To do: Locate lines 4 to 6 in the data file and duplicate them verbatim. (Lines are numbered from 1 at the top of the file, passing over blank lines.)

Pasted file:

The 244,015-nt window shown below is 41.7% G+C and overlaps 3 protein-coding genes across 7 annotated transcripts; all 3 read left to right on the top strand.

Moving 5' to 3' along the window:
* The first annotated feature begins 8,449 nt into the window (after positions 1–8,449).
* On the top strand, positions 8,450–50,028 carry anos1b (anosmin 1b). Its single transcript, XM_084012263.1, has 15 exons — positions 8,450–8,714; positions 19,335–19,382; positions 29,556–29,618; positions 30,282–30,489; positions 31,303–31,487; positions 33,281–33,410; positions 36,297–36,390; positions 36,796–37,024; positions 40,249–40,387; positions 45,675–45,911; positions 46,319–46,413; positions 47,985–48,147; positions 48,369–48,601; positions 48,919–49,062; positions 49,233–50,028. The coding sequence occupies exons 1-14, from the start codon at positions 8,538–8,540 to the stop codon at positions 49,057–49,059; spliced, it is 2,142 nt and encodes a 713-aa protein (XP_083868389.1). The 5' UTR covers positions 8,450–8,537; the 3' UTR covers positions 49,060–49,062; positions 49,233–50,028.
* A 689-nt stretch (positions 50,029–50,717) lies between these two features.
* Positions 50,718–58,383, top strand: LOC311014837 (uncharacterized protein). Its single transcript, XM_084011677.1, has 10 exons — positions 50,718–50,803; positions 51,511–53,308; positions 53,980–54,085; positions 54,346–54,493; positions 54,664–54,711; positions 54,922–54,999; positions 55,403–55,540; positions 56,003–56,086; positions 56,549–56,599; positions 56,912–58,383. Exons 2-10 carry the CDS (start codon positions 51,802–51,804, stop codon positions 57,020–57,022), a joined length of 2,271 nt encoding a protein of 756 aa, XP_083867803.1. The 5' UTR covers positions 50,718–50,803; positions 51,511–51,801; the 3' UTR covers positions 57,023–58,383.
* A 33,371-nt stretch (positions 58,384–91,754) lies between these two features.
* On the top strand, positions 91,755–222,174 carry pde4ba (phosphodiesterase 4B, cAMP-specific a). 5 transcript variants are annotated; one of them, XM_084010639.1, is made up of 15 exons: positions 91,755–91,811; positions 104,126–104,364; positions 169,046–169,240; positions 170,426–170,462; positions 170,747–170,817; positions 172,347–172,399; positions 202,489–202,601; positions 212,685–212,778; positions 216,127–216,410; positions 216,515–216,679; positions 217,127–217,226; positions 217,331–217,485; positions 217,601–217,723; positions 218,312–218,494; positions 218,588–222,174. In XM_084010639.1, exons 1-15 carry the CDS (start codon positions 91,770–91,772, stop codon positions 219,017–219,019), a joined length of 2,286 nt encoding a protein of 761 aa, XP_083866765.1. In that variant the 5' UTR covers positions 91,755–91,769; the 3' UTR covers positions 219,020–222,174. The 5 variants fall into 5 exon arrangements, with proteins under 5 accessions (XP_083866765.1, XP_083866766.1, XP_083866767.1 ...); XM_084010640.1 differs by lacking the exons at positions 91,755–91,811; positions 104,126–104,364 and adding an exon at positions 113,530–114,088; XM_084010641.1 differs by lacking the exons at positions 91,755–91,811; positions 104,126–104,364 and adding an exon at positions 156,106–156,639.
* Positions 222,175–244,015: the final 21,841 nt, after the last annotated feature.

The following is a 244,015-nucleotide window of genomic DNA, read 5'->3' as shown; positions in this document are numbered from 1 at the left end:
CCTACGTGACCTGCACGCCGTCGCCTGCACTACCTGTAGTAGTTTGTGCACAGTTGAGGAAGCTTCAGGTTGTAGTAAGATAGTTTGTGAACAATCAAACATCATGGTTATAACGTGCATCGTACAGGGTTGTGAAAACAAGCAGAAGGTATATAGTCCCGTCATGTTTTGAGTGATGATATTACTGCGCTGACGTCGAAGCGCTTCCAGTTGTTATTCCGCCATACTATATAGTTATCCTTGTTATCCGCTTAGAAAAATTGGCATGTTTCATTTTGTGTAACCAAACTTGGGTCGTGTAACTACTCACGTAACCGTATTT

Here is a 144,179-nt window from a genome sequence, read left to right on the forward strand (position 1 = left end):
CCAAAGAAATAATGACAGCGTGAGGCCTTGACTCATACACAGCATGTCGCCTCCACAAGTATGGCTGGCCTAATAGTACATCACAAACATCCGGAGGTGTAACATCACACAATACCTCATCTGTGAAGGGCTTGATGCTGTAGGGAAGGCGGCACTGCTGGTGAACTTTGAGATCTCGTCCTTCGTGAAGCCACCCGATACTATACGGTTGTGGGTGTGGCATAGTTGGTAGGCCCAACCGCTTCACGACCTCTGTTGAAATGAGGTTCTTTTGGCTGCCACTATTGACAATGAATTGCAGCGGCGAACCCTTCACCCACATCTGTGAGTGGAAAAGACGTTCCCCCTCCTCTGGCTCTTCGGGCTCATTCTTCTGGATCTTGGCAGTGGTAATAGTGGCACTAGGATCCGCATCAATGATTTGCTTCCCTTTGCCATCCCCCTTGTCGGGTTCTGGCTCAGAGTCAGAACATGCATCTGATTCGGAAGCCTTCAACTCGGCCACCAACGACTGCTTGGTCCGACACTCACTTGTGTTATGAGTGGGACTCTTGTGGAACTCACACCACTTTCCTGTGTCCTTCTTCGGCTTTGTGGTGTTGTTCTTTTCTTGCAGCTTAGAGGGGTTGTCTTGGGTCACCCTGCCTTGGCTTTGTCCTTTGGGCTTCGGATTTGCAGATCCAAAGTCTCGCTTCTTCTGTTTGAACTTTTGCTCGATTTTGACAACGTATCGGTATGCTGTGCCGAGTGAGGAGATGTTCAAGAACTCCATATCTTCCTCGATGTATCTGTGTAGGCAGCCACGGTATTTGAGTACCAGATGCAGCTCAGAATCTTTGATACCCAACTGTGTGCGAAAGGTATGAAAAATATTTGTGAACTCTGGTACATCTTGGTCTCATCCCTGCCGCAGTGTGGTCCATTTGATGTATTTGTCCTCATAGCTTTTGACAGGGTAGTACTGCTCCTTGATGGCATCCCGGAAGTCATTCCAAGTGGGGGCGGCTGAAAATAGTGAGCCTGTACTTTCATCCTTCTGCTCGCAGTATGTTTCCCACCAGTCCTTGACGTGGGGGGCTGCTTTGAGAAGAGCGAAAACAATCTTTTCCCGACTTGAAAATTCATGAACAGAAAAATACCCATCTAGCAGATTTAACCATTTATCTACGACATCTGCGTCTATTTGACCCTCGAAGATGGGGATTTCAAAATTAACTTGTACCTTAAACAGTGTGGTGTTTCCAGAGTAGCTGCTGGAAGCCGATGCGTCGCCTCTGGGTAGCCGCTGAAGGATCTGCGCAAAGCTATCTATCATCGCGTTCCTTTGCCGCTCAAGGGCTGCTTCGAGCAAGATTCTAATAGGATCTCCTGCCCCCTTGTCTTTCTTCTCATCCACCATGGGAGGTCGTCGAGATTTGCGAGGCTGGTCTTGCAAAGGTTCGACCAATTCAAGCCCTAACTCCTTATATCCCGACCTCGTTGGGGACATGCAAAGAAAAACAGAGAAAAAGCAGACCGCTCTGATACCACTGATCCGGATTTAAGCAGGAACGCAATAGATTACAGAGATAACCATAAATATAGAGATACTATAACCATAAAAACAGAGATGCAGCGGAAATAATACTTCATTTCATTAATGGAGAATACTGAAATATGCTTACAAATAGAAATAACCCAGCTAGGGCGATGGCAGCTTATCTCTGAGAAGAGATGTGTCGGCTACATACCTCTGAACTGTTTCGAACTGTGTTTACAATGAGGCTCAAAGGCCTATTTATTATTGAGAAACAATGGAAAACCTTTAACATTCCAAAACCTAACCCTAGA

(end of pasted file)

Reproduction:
* On the top strand, positions 8,450–50,028 carry anos1b (anosmin 1b). Its single transcript, XM_084012263.1, has 15 exons — positions 8,450–8,714; positions 19,335–19,382; positions 29,556–29,618; positions 30,282–30,489; positions 31,303–31,487; positions 33,281–33,410; positions 36,297–36,390; positions 36,796–37,024; positions 40,249–40,387; positions 45,675–45,911; positions 46,319–46,413; positions 47,985–48,147; positions 48,369–48,601; positions 48,919–49,062; positions 49,233–50,028. The coding sequence occupies exons 1-14, from the start codon at positions 8,538–8,540 to the stop codon at positions 49,057–49,059; spliced, it is 2,142 nt and encodes a 713-aa protein (XP_083868389.1). The 5' UTR covers positions 8,450–8,537; the 3' UTR covers positions 49,060–49,062; positions 49,233–50,028.
* A 689-nt stretch (positions 50,029–50,717) lies between these two features.
* Positions 50,718–58,383, top strand: LOC311014837 (uncharacterized protein). Its single transcript, XM_084011677.1, has 10 exons — positions 50,718–50,803; positions 51,511–53,308; positions 53,980–54,085; positions 54,346–54,493; positions 54,664–54,711; positions 54,922–54,999; positions 55,403–55,540; positions 56,003–56,086; positions 56,549–56,599; positions 56,912–58,383. Exons 2-10 carry the CDS (start codon positions 51,802–51,804, stop codon positions 57,020–57,022), a joined length of 2,271 nt encoding a protein of 756 aa, XP_083867803.1. The 5' UTR covers positions 50,718–50,803; positions 51,511–51,801; the 3' UTR covers positions 57,023–58,383.